"In New York, I don't see how anybody needs any political cover beyond the Governor stepping forward and saying something has to be done, the chief judge of the state saying something has to be done," said John Dunne, a former Republican state senator who, along with the bipartisan Campaign For Effective Criminal Justice, wants the law changed to double the amount of drugs required to constitute each level of crime. "There are plenty of people to share the blame as well as the glory for any change that might be made."
The public seems to share that opinion. In a Zogby International poll conducted at the end of April, 63% of New Yorkers surveyed said they would not consider a politician who voted for reducing mandatory drug sentences "soft on crime." And nearly 30% of the respondents said that they favored giving judges more discretion to decide on sentencing in individual cases. An overwhelming majority (73.8%) said they favor treatment over jail for minor drug offenders.
If more cover were needed, Silver may be relieved to hear that even the conservative think tank The Manhattan Institute also favors Rockefeller reform, and is expected to publish a report to that effect in early June, penned by the notoriously prison-friendly John DiIulio.
Given all this, there is still a good deal of hope among reform advocates that there will be movement on the laws this year. Robert Gangi, director of the New York Correctional Association, a prison watchdog group, told The Week Online, "It's clear from the polls and from our political sense, based on newspaper stories and editorial board comments, that we've won the public debate." Gangi said his group will move ahead with plans for a lobbying day in Albany next month.
Terri Derikart said that FAMM and the other activists she works with will not take no for an answer. "They are already contacting their legislators," she said. "They want meaningful drug law reform to be passed this session. They don't agree that it's going to be shelved. They want to keep everything to keep moving. So rather than accepting it, they're raising their voices across the state to say, 'this is wrong, we need these laws reformed now, not just for our family members, but for those who are about to be incarcerated.'"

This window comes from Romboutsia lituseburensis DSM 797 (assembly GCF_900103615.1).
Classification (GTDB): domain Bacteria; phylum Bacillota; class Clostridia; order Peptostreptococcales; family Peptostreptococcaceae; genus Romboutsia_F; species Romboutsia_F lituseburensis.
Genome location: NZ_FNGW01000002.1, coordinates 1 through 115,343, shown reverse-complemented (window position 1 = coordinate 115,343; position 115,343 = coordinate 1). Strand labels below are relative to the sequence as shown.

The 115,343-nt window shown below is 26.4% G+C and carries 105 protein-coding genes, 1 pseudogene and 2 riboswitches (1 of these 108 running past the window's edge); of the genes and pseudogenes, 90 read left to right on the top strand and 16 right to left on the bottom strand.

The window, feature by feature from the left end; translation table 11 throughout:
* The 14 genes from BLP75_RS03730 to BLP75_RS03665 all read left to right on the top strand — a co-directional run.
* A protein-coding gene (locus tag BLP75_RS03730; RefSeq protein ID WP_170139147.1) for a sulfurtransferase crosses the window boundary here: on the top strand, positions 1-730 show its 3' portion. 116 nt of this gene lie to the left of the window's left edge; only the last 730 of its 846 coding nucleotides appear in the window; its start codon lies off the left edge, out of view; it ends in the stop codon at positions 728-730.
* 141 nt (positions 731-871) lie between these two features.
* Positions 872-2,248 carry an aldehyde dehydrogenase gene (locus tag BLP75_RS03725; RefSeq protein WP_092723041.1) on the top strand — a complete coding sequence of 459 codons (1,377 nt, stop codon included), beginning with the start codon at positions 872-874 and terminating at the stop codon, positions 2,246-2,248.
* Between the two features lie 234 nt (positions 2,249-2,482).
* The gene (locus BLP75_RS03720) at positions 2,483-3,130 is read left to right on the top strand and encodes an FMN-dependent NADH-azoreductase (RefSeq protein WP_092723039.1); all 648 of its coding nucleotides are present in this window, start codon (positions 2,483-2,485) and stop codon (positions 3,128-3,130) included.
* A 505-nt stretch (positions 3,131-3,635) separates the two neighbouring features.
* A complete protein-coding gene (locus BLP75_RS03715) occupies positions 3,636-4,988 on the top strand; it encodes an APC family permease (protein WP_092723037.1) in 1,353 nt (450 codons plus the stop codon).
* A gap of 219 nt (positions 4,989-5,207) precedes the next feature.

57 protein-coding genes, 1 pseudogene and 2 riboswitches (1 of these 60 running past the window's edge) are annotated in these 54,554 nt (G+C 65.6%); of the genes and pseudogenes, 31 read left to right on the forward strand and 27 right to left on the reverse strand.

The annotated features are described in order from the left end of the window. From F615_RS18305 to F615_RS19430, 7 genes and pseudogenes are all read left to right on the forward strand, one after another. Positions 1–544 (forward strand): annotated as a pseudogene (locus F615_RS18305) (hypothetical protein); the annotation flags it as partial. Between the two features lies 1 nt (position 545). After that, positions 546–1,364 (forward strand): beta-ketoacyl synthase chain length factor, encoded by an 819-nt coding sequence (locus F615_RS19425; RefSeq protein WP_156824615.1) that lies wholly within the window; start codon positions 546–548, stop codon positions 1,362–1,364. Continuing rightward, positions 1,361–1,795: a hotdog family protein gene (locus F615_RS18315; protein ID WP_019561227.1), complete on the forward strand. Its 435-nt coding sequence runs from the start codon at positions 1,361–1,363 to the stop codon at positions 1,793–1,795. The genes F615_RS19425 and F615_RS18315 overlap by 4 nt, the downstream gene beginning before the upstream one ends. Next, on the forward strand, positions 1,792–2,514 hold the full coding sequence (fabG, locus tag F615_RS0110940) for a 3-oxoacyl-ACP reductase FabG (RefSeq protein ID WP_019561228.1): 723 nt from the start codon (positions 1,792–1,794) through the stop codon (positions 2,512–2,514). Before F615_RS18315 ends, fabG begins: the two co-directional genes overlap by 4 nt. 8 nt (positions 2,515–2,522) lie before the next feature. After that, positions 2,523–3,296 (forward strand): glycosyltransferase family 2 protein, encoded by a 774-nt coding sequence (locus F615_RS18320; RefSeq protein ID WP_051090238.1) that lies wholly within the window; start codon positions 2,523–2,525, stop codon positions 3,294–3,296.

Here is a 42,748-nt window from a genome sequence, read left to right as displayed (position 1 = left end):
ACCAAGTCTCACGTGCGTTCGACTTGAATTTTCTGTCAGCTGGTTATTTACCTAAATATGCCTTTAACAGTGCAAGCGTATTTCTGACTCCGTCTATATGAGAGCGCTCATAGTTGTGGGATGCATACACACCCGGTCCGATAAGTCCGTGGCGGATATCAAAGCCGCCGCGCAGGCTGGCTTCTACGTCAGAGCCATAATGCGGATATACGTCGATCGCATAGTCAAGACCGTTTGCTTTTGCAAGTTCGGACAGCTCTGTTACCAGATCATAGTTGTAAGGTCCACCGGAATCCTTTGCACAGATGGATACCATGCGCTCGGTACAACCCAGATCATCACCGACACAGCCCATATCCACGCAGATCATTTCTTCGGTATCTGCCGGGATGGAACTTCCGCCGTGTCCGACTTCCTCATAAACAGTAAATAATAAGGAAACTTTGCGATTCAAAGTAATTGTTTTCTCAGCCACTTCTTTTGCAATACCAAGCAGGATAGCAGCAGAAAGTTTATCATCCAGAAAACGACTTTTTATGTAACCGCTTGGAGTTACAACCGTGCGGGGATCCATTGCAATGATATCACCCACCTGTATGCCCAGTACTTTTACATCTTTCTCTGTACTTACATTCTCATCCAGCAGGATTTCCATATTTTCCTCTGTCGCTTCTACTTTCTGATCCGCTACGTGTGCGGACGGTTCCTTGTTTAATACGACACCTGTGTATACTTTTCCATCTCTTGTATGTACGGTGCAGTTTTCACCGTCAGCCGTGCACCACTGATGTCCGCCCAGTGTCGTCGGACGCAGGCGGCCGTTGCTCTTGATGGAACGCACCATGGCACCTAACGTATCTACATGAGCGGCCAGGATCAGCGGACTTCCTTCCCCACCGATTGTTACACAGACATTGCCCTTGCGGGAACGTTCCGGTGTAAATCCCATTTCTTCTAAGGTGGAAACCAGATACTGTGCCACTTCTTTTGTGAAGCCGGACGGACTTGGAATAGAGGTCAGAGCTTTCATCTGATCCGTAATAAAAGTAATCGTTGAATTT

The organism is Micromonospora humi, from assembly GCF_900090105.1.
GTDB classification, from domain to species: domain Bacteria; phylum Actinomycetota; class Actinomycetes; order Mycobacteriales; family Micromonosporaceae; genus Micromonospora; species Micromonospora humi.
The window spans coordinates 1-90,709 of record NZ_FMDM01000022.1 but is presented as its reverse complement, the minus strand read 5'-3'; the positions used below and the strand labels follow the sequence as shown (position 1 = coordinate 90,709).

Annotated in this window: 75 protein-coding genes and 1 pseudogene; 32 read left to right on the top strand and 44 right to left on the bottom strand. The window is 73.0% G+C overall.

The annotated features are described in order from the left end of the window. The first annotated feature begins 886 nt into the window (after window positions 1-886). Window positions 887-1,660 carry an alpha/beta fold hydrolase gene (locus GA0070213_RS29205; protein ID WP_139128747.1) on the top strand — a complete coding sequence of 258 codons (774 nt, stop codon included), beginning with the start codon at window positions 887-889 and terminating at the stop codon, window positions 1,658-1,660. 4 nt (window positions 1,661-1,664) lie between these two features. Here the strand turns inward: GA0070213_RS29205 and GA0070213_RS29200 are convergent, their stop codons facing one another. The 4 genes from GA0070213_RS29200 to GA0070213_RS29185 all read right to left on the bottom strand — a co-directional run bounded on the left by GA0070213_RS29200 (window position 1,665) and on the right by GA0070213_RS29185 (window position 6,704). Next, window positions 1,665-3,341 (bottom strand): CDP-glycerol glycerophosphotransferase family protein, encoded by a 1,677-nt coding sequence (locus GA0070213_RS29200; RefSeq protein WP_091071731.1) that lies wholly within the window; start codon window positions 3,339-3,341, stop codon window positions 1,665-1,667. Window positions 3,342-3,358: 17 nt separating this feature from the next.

Learn more about the Rockefeller Drug Laws and the movement to reform them at these web sites:
(from the NORML Foundation, http://www.norml.org)
May 25, 1999, Washington, DC: Department of Health and Human Services officials announced new regulations Friday that may allow researchers access to medical marijuana for non-federally funded research. The policy change, scheduled to take effect on December 1, 1999, adopts recommendations of a 1997 National Institutes of Health (NIH) panel that urged officials to supply medical marijuana for non-NIH funded research.
"This is a step in the right direction," NORML Executive Director R. Keith Stroup, Esq. said. "But it is also further evidence that the wheels of change grind exceedingly slowly for medical marijuana reform." Health officials said that the new policy will facilitate medical marijuana clinical trials. "The goal of this program must be to determine whether cannabinoid components of marijuana administered through an alternative delivery system can meet the standards enumerated under the federal Food, Drug, and Cosmetic Act for commercial marketing of a medical product," the guidelines state.
Present NIH policy allows only those funded by the agency to use marijuana for research purposes. Under the new guidelines, non-NIH funded researchers must still submit their protocol to institutional peer review, secure a DEA registration to conduct marijuana research, reimburse the National Institute on Drug Abuse (NIDA) for the cost of the marijuana, and gain NIH approval for their study. Researchers who wish to conduct human trials must also proceed through the FDA process for filing an Investigational New Drug (IND) application. Stroup cautioned that the new policy offers little hope for individual patients wishing to gain legal access to the government's supply of medical marijuana. "Despite recommendations from the Institute of Medicine to allow single patient medical marijuana trials, the NIH guidelines rebuff any efforts to allow individual patients access to the drug," he said. The regulations stipulate that "single-patient requests for marijuana... would not... be supported under this program."
In March, the IOM advised the government to treat medical marijuana patients with chronic conditions as "n-of-1 clinical trials, in which patients are fully informed of their status as experimental subjects... and in which their condition is closely monitored a documented under medical supervision." "Federal officials are selectively implementing those recommendations from the IOM and NIH that pose little threat to medical marijuana prohibition, while ignoring any findings that challenge current federal policy," Stroup concluded.